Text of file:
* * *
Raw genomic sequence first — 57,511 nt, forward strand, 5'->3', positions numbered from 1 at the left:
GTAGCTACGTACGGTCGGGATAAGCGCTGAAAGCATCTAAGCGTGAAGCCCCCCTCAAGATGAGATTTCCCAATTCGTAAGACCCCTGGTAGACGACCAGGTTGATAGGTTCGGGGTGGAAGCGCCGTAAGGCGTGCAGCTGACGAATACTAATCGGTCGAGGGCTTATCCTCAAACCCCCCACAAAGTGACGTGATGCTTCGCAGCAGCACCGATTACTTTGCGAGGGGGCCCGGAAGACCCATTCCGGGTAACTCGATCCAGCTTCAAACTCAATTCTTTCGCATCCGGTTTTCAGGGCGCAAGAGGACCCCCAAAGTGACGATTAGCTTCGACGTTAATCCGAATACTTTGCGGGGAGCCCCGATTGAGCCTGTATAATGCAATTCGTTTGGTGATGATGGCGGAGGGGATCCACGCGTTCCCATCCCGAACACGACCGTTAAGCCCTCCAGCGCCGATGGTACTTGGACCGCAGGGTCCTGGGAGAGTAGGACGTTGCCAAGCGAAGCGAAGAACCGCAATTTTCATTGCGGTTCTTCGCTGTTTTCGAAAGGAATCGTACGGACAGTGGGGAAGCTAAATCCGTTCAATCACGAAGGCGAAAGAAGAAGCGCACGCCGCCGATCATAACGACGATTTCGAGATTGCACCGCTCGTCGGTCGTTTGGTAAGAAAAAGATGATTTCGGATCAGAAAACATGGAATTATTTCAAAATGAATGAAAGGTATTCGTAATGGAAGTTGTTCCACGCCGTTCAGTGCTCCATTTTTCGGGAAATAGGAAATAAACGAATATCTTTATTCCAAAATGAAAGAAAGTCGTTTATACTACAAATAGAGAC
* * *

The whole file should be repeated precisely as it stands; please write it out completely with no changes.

Raw genomic sequence first — 57,511 nt, forward strand, 5'->3', positions numbered from 1 at the left:
GTAGCTACGTACGGTCGGGATAAGCGCTGAAAGCATCTAAGCGTGAAGCCCCCCTCAAGATGAGATTTCCCAATTCGTAAGACCCCTGGTAGACGACCAGGTTGATAGGTTCGGGGTGGAAGCGCCGTAAGGCGTGCAGCTGACGAATACTAATCGGTCGAGGGCTTATCCTCAAACCCCCCACAAAGTGACGTGATGCTTCGCAGCAGCACCGATTACTTTGCGAGGGGGCCCGGAAGACCCATTCCGGGTAACTCGATCCAGCTTCAAACTCAATTCTTTCGCATCCGGTTTTCAGGGCGCAAGAGGACCCCCAAAGTGACGATTAGCTTCGACGTTAATCCGAATACTTTGCGGGGAGCCCCGATTGAGCCTGTATAATGCAATTCGTTTGGTGATGATGGCGGAGGGGATCCACGCGTTCCCATCCCGAACACGACCGTTAAGCCCTCCAGCGCCGATGGTACTTGGACCGCAGGGTCCTGGGAGAGTAGGACGTTGCCAAGCGAAGCGAAGAACCGCAATTTTCATTGCGGTTCTTCGCTGTTTTCGAAAGGAATCGTACGGACAGTGGGGAAGCTAAATCCGTTCAATCACGAAGGCGAAAGAAGAAGCGCACGCCGCCGATCATAACGACGATTTCGAGATTGCACCGCTCGTCGGTCGTTTGGTAAGAAAAAGATGATTTCGGATCAGAAAACATGGAATTATTTCAAAATGAATGAAAGGTATTCGTAATGGAAGTTGTTCCACGCCGTTCAGTGCTCCATTTTTCGGGAAATAGGAAATAAACGAATATCTTTATTCCAAAATGAAAGAAAGTCGTTTATACTACAAATAGAGAC